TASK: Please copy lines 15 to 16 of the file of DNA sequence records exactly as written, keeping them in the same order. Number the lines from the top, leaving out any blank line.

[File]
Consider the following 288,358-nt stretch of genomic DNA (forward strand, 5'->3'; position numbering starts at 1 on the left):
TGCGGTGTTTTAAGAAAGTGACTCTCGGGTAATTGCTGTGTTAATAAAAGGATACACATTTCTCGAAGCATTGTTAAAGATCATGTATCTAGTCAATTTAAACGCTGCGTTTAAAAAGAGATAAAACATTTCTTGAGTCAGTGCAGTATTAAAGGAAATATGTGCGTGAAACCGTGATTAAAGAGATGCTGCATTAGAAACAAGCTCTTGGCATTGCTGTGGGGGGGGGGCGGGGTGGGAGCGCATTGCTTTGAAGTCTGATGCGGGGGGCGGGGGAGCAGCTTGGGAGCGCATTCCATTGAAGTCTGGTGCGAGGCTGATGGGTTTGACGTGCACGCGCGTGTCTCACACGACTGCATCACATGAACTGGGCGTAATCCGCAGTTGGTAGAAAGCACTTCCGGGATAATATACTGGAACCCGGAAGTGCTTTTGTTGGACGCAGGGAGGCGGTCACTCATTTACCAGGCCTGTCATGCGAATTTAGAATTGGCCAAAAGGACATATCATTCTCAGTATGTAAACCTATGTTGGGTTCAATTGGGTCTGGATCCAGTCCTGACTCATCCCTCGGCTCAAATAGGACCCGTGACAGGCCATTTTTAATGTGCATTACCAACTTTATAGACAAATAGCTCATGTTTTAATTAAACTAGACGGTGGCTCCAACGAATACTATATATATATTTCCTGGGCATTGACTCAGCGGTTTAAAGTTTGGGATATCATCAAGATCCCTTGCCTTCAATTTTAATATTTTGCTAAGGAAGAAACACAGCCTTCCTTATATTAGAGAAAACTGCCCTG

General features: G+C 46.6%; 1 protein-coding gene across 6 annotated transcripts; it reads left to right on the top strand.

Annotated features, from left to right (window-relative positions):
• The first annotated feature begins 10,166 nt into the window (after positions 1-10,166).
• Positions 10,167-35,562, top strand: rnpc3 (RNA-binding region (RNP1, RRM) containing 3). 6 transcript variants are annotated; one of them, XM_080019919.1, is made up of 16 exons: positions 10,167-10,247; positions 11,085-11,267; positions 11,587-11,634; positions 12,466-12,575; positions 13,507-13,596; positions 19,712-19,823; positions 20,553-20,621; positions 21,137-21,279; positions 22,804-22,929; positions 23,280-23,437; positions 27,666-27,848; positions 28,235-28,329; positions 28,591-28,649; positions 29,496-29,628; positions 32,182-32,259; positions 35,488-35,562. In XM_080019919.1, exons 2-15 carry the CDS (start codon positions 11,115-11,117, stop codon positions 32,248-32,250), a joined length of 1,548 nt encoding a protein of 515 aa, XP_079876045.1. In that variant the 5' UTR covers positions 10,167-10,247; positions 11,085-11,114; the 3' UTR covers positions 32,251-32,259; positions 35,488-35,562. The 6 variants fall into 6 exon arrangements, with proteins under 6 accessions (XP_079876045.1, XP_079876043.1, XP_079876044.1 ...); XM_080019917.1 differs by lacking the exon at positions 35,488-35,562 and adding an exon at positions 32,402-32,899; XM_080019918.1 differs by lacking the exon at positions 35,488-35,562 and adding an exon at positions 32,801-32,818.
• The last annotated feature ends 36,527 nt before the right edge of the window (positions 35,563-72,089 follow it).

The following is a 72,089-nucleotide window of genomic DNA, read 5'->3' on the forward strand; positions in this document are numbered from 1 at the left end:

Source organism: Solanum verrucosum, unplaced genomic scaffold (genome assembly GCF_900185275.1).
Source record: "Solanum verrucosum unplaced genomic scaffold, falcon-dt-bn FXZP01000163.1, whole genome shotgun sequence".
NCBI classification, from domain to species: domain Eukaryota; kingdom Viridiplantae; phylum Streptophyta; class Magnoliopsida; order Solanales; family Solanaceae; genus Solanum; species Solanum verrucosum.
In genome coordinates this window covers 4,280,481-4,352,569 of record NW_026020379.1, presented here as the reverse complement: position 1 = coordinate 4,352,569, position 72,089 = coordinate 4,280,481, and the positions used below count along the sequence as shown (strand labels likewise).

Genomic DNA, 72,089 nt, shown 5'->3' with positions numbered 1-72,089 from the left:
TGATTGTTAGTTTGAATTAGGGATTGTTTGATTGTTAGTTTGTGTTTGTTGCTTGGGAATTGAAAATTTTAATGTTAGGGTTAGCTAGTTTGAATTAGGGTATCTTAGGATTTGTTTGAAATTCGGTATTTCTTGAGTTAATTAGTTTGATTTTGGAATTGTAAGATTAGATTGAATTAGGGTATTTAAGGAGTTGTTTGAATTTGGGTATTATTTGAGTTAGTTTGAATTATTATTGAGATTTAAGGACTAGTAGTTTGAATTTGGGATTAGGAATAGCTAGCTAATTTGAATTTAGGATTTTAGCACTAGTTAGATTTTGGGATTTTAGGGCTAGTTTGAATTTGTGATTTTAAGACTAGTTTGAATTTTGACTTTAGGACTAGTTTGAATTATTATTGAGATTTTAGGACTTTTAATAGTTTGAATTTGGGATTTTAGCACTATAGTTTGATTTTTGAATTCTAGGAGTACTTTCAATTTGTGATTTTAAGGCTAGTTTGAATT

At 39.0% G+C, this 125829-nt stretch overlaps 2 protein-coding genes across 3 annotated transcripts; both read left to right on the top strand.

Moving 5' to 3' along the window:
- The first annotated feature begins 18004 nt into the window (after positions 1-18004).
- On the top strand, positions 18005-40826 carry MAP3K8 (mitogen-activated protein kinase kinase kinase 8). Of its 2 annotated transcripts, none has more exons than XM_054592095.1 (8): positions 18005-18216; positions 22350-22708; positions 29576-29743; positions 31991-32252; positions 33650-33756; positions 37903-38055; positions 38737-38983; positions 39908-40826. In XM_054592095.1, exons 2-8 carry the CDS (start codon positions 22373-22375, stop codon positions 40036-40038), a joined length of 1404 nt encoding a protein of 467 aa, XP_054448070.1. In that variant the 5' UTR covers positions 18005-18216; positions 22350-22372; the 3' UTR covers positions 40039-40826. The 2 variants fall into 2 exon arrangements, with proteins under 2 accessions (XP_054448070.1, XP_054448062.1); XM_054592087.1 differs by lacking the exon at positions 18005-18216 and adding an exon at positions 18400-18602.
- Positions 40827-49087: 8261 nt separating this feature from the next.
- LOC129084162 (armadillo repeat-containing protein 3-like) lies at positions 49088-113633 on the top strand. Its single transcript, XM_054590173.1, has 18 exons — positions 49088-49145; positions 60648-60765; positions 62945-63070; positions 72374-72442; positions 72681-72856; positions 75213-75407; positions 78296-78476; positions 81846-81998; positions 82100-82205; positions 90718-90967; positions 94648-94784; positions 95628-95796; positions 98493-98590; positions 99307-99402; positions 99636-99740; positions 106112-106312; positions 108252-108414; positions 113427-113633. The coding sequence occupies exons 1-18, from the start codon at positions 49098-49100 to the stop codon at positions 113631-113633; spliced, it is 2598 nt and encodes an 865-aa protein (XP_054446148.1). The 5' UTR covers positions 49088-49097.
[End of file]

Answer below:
At 39.0% G+C, this 125829-nt stretch overlaps 2 protein-coding genes across 3 annotated transcripts; both read left to right on the top strand.

Moving 5' to 3' along the window: